|Publication number||US6486710 B1|
|Application number||US 09/895,454|
|Publication date||Nov 26, 2002|
|Filing date||Jun 29, 2001|
|Priority date||Jun 29, 2001|
|Also published as||US20030001627|
|Publication number||09895454, 895454, US 6486710 B1, US 6486710B1, US-B1-6486710, US6486710 B1, US6486710B1|
|Inventors||Steve S. Simoni|
|Original Assignee||Intel Corporation|
|Export Citation||BiBTeX, EndNote, RefMan|
|Patent Citations (10), Referenced by (23), Classifications (18), Legal Events (5)|
|External Links: USPTO, USPTO Assignment, Espacenet|
The present invention relates to the field of semiconductor circuits and more particularly to a comparator circuit.
A comparator circuit is utilized for many applications. In general a comparator receives two inputs and generates an output based on the comparison of the two input signals. The comparison is typically looking at the amplitude or magnitude of the input voltages. A differential voltage magnitude comparator is a type of a comparator in which two differential input signals are provided to the comparator and a differential output is generated from the comparator. In one application one of the differential inputs is a reference signal. For example if the reference signal is a steady state voltage value the reference input then can be used to elevate the signal level of one of the other differential inputs for performing the comparison.
For example, a differential comparator can be used to detect squelch (or unsquelch) for a receiver coupled to receive an input signal. For example, such a receiver can be coupled to a communication line or bus to discern when valid traffic is present on the line. When the traffic is sent over a single differential pair the presence of valid traffic is defined by the voltage difference between the pair of data lines comprising the differential pair. The state in which traffic is present is defined as the unsquelch state while the absence of traffic is defined as the squelch state. A comparator circuit can be used to identify the squelch/unsquelch states.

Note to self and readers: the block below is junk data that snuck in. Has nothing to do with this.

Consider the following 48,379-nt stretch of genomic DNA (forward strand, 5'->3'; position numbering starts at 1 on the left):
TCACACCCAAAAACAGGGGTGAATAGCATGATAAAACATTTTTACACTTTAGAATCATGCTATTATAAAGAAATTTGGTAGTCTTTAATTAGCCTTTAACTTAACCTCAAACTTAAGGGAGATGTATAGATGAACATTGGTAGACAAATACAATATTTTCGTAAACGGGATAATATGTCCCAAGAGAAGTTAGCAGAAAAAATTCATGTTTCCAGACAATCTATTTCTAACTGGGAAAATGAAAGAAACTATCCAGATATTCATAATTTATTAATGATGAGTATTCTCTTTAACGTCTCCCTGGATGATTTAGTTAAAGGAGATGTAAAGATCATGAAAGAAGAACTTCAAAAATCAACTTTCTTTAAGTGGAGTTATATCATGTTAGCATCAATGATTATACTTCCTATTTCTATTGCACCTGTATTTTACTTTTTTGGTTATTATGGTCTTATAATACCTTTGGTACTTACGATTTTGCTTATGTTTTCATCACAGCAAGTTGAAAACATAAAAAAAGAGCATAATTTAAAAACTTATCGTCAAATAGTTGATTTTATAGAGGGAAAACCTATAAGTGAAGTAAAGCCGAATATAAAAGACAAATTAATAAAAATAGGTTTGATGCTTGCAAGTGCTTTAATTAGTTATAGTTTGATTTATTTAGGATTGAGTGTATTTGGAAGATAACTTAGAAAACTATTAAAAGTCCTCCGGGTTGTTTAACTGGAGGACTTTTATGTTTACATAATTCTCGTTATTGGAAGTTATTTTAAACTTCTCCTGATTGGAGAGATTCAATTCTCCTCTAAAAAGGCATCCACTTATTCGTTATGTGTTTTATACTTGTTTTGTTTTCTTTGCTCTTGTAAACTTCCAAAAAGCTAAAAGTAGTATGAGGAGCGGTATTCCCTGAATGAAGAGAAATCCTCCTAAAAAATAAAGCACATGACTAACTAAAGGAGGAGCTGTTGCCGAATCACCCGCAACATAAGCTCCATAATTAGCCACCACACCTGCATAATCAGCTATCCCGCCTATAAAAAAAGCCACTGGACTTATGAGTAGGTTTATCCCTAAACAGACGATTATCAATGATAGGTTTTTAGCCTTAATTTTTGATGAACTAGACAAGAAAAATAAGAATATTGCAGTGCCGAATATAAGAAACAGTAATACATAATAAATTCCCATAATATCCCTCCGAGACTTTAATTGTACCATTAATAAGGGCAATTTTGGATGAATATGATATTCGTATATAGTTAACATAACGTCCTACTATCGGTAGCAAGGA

The present invention provides for a differential voltage magnitude comparator in which one of the applications of the comparator of the present invention is to perform the squelch/unsquelch detection.
FIG. 1 shows a waveform diagram showing how two pairs of differential input signals are processed to provide a differential output that performs differential voltage magnitude comparison of the input signals.
FIG. 2 shows a circuit schematic diagram of performing the comparison noted in FIG. 1.
FIG. 3 shows a circuit schematic diagram of an embodiment of the present invention in which one comparator stage is used to perform the comparison and ORing noted in FIG. 1.
FIG. 4 shows a circuit schematic diagram of an embodiment of the present invention in which bias signals are used to control resistance and current for the circuit embodiment shown in FIG. 3.